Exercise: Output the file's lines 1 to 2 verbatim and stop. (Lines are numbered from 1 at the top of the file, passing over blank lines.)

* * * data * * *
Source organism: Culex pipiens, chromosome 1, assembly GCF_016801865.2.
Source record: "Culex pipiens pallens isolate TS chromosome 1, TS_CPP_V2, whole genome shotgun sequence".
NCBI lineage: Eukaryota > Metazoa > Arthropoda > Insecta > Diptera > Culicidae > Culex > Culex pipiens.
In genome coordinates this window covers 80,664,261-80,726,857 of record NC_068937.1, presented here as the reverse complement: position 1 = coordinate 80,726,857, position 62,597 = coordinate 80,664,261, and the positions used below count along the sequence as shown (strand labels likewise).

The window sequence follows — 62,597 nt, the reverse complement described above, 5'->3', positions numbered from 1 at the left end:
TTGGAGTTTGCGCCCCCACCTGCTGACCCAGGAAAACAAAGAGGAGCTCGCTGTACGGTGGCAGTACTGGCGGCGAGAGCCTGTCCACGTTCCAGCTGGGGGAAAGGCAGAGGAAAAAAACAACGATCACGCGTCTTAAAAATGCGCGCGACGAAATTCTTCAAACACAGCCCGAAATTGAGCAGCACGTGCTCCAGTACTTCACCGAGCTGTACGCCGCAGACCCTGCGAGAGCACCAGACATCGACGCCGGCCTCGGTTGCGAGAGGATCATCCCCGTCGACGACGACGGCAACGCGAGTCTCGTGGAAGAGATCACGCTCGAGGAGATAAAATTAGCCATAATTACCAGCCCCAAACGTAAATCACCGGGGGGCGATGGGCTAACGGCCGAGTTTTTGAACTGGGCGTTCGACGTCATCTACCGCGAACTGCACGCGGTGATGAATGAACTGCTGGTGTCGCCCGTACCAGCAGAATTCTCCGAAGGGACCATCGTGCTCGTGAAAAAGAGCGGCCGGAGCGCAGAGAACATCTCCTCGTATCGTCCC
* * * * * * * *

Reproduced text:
Source organism: Culex pipiens, chromosome 1, assembly GCF_016801865.2.
Source record: "Culex pipiens pallens isolate TS chromosome 1, TS_CPP_V2, whole genome shotgun sequence".